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Climate Risk, Action, and Society’s Responses,


The youth demonstrations and the “climate strikes” took place in more than 100 countries, on all continents, affirming the commitment of the next generation to fight against climate change. The movement emphasizes that the stakeholders of society are increasingly aware of the risks that climate change represents for current and future development. These risks and the different levels of knowledge and awareness about them serve as the focus of this weekly summary of knowledge of the SDGs.

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An opinion piece published in The Los Angeles Times by Michael Bloomberg issues “a wake-up call about the financial risks of climate change.” Using the example of Pacific Gas and Electric (PG & E), which declared bankruptcy following recent fires in California because it can not afford the rising costs of liability driven by “the hotter and drier climate that climate change is bringing to California “, Bloomberg calls for better disclosure and management of climate risks so that companies can prevent companies from becoming” the next PG & E “. It urges companies to “measure the financial risks they face due to climate change … [to reduce] their exposure to those risks,” and identifies several measures of cost-saving efficiency that companies can quickly implement.

Within the UN system, Ulrika Modéer, UN Development Program (UNDP), explains why the UN focuses on security risks related to climate. She points out that the financial cost of climate disasters is equal to that of all development cooperation, with droughts, floods, storms, landslides and fires of 2018 totaling approximately USD145 billion. However, going beyond the dollar amounts, the blog points to the competition induced by climate change for land and water in areas already affected by the drought, which have contributed to civil unrest in areas such as the Lake Basin. Chad. Modéer notes that, together with the United Nations Department of Political Affairs and Peacebuilding and the United Nations Environment Program, UNDP launched the Climate Security Mechanism, a joint effort to increase knowledge and the management of security risks related to the climate. The coverage related to the Mechanism is available in the SDG Knowledge Hub.

The ‘Global Climate Risk Index 2019’ by Germanwatch analyzes which countries and regions have been most affected by extreme weather events through a review of climate-related loss events from 1998 to 2017. The information document finds that The Caribbean and South and Southeast Asia are among the highest, as found in a previous index, along with the finding that less developed countries are generally more affected than industrialized countries. The index measures the impact by the number of deaths, deaths per 100,000 inhabitants, absolute losses (in purchasing power parities in USD) and losses per unit of the Gross Domestic Product (GDP) as a percentage.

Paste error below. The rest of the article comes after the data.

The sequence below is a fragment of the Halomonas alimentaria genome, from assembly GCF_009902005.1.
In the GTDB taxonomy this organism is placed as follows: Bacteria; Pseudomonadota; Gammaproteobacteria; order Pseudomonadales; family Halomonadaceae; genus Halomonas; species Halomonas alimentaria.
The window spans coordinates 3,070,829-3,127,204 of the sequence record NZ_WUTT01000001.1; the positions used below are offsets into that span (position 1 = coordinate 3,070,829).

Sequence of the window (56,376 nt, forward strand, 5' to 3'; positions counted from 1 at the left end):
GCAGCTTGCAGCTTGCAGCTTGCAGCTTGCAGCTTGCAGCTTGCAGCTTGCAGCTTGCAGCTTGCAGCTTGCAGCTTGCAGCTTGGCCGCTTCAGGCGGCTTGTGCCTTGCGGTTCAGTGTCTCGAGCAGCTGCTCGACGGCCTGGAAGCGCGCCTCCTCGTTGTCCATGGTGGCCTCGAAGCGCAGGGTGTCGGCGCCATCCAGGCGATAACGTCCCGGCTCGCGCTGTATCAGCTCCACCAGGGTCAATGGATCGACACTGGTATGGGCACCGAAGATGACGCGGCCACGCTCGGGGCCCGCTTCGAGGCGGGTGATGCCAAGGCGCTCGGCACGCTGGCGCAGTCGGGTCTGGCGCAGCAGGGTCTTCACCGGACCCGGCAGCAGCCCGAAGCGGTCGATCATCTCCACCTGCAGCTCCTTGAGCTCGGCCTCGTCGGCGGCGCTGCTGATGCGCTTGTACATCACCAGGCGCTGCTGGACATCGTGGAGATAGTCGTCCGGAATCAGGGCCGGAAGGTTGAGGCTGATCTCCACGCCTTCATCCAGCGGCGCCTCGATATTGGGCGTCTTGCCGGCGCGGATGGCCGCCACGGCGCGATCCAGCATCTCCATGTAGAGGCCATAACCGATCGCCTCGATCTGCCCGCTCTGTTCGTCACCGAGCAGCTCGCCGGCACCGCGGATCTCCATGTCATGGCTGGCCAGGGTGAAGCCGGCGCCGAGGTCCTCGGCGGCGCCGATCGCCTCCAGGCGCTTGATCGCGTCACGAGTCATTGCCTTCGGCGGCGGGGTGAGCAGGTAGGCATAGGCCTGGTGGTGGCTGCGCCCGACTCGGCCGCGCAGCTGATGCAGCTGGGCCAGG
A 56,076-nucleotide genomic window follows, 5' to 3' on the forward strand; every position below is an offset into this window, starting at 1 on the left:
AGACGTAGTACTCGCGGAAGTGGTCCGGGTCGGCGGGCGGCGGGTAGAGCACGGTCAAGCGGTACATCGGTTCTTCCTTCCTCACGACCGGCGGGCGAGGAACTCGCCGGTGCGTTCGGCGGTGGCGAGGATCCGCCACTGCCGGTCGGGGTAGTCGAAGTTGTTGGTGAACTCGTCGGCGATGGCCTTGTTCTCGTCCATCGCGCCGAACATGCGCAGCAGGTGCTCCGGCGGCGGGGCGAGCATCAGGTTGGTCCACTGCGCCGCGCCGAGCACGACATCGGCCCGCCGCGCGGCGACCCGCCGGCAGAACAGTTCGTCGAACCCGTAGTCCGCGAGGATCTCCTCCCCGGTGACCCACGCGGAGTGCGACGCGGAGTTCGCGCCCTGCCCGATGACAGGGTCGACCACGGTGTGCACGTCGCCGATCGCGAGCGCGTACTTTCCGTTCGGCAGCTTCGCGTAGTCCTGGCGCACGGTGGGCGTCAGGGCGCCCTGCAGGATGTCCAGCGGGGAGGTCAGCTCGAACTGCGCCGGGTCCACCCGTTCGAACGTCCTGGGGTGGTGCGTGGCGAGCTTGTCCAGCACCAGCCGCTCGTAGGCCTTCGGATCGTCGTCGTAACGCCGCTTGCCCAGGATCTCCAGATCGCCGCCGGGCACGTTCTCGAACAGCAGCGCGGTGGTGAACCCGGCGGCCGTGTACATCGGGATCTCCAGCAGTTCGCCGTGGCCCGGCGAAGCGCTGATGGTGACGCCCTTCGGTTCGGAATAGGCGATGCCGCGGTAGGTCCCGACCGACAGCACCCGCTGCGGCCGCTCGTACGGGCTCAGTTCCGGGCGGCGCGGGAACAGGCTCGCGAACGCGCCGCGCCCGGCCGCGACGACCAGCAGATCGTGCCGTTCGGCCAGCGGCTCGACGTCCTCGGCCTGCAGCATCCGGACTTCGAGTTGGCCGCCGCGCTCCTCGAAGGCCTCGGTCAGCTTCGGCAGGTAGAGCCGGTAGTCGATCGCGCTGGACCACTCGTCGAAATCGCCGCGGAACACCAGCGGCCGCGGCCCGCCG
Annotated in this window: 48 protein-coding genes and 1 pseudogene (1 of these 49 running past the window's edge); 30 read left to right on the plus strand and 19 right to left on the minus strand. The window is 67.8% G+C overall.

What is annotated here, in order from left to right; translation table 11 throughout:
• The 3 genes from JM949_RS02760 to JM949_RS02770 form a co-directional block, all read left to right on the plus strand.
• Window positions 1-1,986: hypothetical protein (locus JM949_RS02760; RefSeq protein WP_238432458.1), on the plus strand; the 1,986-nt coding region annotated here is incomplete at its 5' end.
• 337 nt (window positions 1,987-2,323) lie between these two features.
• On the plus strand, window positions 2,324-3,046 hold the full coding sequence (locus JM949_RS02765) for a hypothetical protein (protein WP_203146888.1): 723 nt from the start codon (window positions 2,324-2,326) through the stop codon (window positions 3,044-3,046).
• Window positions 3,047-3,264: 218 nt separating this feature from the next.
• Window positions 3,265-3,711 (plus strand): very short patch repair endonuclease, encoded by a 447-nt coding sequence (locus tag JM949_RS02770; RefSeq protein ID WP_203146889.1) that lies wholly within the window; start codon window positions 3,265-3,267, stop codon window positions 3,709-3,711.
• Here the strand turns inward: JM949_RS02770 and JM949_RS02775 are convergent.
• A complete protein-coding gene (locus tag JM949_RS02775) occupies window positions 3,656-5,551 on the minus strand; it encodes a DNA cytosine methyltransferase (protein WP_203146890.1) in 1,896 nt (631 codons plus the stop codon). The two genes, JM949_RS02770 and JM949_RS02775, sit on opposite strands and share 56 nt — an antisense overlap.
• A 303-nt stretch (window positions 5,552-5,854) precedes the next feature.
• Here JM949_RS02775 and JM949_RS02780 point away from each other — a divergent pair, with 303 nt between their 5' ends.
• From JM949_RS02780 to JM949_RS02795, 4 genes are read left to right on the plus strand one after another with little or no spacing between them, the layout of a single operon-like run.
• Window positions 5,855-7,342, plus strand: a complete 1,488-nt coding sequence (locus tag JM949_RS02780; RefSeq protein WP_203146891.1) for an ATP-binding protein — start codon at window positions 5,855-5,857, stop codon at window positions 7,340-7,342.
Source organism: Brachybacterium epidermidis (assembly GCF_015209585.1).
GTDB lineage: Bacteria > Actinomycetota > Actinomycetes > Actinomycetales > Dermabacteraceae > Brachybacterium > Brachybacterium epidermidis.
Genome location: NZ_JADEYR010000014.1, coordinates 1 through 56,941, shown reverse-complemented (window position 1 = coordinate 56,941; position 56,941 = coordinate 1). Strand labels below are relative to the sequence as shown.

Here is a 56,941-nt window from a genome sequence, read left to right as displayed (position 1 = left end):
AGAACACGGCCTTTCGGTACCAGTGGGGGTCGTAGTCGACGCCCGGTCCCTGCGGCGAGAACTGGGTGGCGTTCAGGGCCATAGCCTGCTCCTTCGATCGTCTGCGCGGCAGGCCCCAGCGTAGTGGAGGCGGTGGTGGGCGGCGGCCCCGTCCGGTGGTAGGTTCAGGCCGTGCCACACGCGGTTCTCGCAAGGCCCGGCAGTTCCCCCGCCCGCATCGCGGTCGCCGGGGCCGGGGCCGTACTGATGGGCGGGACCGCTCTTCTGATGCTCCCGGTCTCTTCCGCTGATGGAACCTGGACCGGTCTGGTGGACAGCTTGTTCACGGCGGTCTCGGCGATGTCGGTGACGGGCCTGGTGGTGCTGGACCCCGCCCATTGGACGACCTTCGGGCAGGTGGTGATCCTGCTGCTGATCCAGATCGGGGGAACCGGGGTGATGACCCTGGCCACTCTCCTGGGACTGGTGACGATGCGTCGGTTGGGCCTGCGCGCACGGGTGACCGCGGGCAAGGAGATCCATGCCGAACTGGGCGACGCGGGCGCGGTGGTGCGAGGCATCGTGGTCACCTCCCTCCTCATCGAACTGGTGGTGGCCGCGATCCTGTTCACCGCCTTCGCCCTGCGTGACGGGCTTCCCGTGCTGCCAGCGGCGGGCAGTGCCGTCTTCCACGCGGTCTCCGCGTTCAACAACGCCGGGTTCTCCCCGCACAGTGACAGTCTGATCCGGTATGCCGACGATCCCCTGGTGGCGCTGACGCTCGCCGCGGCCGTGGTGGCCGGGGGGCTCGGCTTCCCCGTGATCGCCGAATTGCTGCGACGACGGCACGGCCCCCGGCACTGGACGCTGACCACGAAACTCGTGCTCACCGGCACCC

Understanding climate risks, whether physical, financial or in terms of peace and security, requires measurement, as highlighted in the LA Times article by Michael Bloomberg. On the financial side, the Natural Capital Finance Alliance (NCFA) published a step-by-step guide to help financial institutions conduct rapid risk assessments on how environmental change could affect their portfolios. The report notes that conducting comprehensive assessments of natural capital risk, rather than evaluating individual transactions, may expose systemic risks in bank portfolios that would otherwise not have been detected. The four-step approach to a rapid assessment includes: 1) framework (why the evaluation should be done); 2) scope (determine what will be included); 3) evaluate (understand the bank’s key sources of natural capital risk); and 4) apply (take stock of the findings and identify follow-up actions).

The report is the second result of the NCFA’s “Advanced Environmental Risk Management” project (the first report, published in November 2018 on natural capital risk assessments and the ENCORE tool, is available here). The NFCA Secretariat is led by the Financial Initiative of UNEP (UNEP FI) and Global Canopy.

Source: SDG Knowledge Hub